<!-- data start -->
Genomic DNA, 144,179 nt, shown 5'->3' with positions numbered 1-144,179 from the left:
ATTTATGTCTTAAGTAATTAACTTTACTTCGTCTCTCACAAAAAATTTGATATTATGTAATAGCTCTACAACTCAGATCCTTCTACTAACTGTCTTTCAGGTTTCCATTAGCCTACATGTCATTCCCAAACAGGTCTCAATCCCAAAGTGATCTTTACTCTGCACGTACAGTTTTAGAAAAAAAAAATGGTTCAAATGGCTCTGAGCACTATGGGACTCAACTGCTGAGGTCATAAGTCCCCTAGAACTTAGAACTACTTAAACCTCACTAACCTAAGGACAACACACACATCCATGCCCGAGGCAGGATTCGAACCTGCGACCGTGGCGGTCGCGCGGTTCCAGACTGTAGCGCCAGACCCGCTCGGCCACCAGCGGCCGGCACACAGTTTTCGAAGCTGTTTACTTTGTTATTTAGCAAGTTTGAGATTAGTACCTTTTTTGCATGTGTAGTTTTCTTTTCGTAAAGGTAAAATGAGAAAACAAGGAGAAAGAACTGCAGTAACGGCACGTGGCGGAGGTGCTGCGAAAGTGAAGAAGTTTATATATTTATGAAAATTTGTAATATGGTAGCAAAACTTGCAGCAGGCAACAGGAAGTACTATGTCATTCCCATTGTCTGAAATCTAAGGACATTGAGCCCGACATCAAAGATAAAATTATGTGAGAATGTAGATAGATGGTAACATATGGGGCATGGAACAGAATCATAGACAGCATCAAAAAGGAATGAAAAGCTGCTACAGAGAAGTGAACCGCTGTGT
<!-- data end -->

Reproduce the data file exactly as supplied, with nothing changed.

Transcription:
Genomic DNA, 144,179 nt, shown 5'->3' with positions numbered 1-144,179 from the left:
ATTTATGTCTTAAGTAATTAACTTTACTTCGTCTCTCACAAAAAATTTGATATTATGTAATAGCTCTACAACTCAGATCCTTCTACTAACTGTCTTTCAGGTTTCCATTAGCCTACATGTCATTCCCAAACAGGTCTCAATCCCAAAGTGATCTTTACTCTGCACGTACAGTTTTAGAAAAAAAAAATGGTTCAAATGGCTCTGAGCACTATGGGACTCAACTGCTGAGGTCATAAGTCCCCTAGAACTTAGAACTACTTAAACCTCACTAACCTAAGGACAACACACACATCCATGCCCGAGGCAGGATTCGAACCTGCGACCGTGGCGGTCGCGCGGTTCCAGACTGTAGCGCCAGACCCGCTCGGCCACCAGCGGCCGGCACACAGTTTTCGAAGCTGTTTACTTTGTTATTTAGCAAGTTTGAGATTAGTACCTTTTTTGCATGTGTAGTTTTCTTTTCGTAAAGGTAAAATGAGAAAACAAGGAGAAAGAACTGCAGTAACGGCACGTGGCGGAGGTGCTGCGAAAGTGAAGAAGTTTATATATTTATGAAAATTTGTAATATGGTAGCAAAACTTGCAGCAGGCAACAGGAAGTACTATGTCATTCCCATTGTCTGAAATCTAAGGACATTGAGCCCGACATCAAAGATAAAATTATGTGAGAATGTAGATAGATGGTAACATATGGGGCATGGAACAGAATCATAGACAGCATCAAAAAGGAATGAAAAGCTGCTACAGAGAAGTGAACCGCTGTGT